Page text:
Fund education to achieve accessible literacy for all
Everyone should have access to reading materials around the world.
In honor of National Library Week, this article was contributed by Katherine Stephans, Partnerships and Communications Manager at Library For All. You can read the original version of this piece here.
Can you remember your first day of kindergarten? Or even preschool? Chances are, you were excited beyond words.
Chances are, your first classroom greeted you with colorful drawings on the walls, 26 letters on the chalkboard, and even a cozy reading corner filled with stacks of books, waiting patiently to take you on an adventure.
For your parents – and all parents – this day marked the start of your journey towards an education. For your parents – and all parents – school is a universal symbol for opportunity. School is meant to provide children the tools to learn, dream, and grow into educated individuals, capable of making their own contributions to society.
In developing countries, parents feel this sense of excitement on their child’s first day of school. Yet today, with primary school enrollment at 91%, it’s astounding that there are 250 million children in developing countries still not learning to read and write – even though over half of them have spent at least four years in school.
Picture your life at age 9. Now picture your life at age 9, not fully literate, even though you’ve showed up to school for the last four years.
Today, we’re a fighting a battle against illiteracy. Parents are sending their children to school for an education, only to be let down. This is a crisis worthy of the attention of decision-makers and funders everywhere concerned about the future of our children, who are falling through the cracks of educational systems throughout the developing world.
Education is the fundamental building block in breaking the curse of intergenerational poverty. After acute health needs, it is likely to be the highest priority budget item for low-income families. Too often, the quality of education provided in return for these precious resources is woefully inadequate.
Why aren’t children in school learning? A big factor is lack of access to quality learning materials: books that are appropriate for a child’s local culture and language. There are incredible organizations who are working to fill this void by shipping physical textbooks to developing countries. But the truth is, this method is expensive, inefficient, and cannot tackle the scope of the problem quickly.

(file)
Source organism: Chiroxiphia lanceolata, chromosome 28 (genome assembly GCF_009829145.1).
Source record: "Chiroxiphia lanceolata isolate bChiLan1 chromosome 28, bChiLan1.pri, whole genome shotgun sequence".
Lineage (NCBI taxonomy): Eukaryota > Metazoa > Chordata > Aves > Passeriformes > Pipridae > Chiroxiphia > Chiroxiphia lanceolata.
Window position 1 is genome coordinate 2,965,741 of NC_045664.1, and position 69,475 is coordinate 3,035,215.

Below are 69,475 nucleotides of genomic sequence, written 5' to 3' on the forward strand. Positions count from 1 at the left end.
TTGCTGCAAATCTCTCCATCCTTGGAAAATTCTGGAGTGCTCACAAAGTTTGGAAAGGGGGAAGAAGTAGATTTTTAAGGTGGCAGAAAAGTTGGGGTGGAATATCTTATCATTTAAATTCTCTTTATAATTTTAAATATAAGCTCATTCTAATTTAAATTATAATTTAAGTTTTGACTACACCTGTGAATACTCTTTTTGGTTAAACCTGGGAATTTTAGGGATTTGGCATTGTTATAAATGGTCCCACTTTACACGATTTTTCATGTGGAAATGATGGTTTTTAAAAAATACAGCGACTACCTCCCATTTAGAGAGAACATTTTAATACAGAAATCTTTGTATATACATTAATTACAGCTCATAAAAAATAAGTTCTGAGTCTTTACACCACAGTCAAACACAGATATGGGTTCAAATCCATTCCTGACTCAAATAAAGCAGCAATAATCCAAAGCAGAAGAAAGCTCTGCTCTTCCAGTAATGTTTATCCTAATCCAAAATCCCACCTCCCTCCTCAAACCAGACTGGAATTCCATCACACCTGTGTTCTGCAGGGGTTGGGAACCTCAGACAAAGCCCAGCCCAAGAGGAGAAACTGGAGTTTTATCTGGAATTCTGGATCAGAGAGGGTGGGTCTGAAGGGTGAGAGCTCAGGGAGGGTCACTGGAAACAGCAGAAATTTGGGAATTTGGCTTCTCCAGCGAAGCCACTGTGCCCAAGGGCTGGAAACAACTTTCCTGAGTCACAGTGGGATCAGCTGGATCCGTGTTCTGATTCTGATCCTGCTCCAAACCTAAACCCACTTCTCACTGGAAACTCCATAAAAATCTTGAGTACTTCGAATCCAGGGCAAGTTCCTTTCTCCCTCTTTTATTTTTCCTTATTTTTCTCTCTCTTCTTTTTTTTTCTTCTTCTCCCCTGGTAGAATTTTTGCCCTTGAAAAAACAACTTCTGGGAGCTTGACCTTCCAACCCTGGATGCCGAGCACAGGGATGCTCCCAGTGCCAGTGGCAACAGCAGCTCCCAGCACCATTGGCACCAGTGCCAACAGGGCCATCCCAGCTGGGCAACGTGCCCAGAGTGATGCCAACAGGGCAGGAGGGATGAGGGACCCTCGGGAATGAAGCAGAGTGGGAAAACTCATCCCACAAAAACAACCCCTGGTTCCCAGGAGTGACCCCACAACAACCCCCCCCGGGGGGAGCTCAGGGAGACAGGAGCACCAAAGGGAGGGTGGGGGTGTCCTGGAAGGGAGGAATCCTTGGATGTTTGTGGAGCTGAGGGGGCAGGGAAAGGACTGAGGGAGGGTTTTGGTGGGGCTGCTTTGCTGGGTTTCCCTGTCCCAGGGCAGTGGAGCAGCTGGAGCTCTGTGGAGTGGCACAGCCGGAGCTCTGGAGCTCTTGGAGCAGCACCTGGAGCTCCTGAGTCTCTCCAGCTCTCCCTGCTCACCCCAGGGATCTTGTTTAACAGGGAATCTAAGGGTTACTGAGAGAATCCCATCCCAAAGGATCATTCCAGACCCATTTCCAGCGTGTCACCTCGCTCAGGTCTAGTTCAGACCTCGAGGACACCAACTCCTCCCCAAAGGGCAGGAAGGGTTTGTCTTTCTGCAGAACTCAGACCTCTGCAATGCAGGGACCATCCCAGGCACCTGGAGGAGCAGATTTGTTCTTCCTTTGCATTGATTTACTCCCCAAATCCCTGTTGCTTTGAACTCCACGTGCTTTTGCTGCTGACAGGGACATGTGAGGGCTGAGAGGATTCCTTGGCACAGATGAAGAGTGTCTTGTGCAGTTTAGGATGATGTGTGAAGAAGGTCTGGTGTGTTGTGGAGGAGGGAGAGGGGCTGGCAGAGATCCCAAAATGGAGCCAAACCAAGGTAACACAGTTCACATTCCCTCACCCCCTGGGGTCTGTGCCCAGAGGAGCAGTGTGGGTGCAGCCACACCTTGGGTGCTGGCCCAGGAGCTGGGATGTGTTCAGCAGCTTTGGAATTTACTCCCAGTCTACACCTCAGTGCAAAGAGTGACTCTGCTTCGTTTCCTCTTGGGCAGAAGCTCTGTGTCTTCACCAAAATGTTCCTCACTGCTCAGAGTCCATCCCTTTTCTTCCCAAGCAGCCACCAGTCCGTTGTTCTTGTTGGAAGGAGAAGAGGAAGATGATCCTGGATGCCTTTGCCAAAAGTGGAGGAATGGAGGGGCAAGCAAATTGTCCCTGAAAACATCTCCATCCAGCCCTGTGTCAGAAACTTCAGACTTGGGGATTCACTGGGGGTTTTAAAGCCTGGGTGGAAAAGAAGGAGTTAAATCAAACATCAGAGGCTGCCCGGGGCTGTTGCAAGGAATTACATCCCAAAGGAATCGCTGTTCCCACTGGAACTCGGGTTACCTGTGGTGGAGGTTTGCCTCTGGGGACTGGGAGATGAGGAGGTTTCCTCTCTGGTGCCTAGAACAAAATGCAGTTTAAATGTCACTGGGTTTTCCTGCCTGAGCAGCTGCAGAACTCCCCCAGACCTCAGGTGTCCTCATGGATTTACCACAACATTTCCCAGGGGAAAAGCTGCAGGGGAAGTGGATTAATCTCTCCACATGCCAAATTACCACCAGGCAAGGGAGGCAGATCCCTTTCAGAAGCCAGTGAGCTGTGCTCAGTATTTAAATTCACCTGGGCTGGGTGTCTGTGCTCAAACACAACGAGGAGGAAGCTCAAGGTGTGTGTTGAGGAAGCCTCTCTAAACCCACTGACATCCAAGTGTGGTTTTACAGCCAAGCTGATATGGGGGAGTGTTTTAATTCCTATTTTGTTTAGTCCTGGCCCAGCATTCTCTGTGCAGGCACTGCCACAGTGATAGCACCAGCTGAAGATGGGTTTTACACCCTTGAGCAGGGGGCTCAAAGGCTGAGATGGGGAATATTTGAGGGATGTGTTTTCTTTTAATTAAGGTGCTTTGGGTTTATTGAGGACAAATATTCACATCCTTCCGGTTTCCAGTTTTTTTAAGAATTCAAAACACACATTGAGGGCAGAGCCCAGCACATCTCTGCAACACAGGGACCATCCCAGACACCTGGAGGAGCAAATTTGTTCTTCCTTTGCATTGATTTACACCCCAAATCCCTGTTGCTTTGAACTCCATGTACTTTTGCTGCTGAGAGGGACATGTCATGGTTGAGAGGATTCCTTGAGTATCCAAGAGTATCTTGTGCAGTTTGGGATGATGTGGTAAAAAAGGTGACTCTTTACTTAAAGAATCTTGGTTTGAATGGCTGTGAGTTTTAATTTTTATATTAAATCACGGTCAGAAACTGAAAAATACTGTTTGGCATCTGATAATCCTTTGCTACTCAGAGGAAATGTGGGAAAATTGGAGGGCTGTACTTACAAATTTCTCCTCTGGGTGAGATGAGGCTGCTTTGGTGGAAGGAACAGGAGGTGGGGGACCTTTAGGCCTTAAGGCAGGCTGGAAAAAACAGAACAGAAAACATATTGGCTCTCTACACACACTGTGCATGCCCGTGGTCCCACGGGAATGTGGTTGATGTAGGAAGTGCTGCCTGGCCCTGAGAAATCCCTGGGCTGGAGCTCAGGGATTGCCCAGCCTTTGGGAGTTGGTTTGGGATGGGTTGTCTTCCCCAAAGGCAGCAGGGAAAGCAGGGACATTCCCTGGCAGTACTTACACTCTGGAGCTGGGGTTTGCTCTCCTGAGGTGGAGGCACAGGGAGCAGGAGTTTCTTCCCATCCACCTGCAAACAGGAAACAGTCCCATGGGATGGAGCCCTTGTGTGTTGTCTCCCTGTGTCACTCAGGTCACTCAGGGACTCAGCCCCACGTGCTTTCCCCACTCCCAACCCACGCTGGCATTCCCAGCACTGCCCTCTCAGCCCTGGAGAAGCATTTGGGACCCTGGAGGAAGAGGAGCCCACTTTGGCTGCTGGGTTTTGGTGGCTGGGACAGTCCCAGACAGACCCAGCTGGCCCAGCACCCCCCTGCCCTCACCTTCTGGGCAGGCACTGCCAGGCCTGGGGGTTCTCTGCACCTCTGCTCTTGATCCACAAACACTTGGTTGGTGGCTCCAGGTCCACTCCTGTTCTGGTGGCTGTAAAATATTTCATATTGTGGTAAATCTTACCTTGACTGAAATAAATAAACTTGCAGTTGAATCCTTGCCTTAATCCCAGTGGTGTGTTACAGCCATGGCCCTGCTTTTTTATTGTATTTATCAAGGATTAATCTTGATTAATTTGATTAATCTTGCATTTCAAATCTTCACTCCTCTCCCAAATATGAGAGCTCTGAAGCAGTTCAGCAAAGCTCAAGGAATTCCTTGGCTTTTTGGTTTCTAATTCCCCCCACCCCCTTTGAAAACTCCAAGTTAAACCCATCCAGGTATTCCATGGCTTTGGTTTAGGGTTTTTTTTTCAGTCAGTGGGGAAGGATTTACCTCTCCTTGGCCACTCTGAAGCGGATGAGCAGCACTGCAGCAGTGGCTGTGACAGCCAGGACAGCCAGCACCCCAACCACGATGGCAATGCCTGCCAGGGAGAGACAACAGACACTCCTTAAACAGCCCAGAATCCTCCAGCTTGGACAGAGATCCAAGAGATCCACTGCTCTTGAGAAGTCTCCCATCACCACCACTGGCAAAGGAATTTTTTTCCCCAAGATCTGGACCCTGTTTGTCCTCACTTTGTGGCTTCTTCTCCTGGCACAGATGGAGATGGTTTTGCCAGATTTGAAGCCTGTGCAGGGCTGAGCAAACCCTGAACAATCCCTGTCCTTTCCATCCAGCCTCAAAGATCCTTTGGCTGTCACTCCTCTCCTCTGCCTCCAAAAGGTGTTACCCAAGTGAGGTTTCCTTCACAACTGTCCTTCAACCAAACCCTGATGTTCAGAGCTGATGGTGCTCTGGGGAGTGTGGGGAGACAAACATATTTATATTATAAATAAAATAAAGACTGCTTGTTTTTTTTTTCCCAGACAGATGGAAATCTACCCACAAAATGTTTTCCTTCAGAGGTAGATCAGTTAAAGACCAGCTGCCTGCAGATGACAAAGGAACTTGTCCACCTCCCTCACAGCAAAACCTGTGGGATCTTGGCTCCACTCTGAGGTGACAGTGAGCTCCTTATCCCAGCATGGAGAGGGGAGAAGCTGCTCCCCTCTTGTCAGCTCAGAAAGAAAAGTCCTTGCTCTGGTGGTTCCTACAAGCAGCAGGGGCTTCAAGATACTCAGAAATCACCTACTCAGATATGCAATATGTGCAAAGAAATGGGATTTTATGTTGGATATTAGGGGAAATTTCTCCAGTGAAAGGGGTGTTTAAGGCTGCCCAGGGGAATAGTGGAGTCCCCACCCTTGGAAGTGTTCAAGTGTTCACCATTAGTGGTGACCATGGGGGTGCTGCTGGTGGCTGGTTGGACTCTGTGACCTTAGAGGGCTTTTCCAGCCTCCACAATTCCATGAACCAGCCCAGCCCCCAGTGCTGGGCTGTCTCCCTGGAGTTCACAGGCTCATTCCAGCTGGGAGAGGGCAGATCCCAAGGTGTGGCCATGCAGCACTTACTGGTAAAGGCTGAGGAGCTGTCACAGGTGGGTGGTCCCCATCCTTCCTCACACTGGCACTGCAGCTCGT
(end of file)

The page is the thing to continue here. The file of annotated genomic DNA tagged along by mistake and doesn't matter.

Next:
Books are scarce, but devices are widespread: There are at least 6 billion mobile phone users in the world, and 5 billion of them live in developing countries. There are 3G/4G networks that can be found in even the most remote areas of developing countries. Low-cost mobile phones, tablets, and PCs are widespread, and now, even being produced by local manufacturers.
Technology, the way forward: A year ago, I joined the team at Library For All because I believe their mission is simple yet effective. Library For All is a tech nonprofit based in New York City that exists to deliver quality educational materials to those who are or can be connected to a device. Library For All has built a cloud-based, customizable digital library – globally scalable yet tailored to local communities – to deliver quality learning materials to students and educators on their mobile devices.
Our team works with international and local publishers and country advisors to build a digital library for virtually any country. We deliver our digital library to children via NGOs, governments, and individual schools with existing educational programs. Today, Library For All has readers in Haiti, the Democratic Republic of Congo, Rwanda, Cambodia, and Mongolia, and through partnership, will reach 5 million readers by December 2017.
So, why fund solutions for global illiteracy?
For the girl living in Rwanda, who takes a bus for several hours into the city just to copy her friend’s textbook. What if that textbook was available on the device in her pocket?
For the adolescent boy living in Haiti, a former child slave, who has never read books at home. How will he quickly become literate without a library of resources at his new school?
For the students living in Cambodia, who have to bike nearly two hours just to show up to school each day. What books are offered at their school to ensure they have an enthusiasm for reading, pushing them to attend secondary school and beyond?
For all students living in developing countries: if all students had access to resources needed to acquire basic skills by the time they finished primary school, 171 million people worldwide could be lifted out of poverty.
The time to act is now – and funding is key to making quality educational materials accessible for all.
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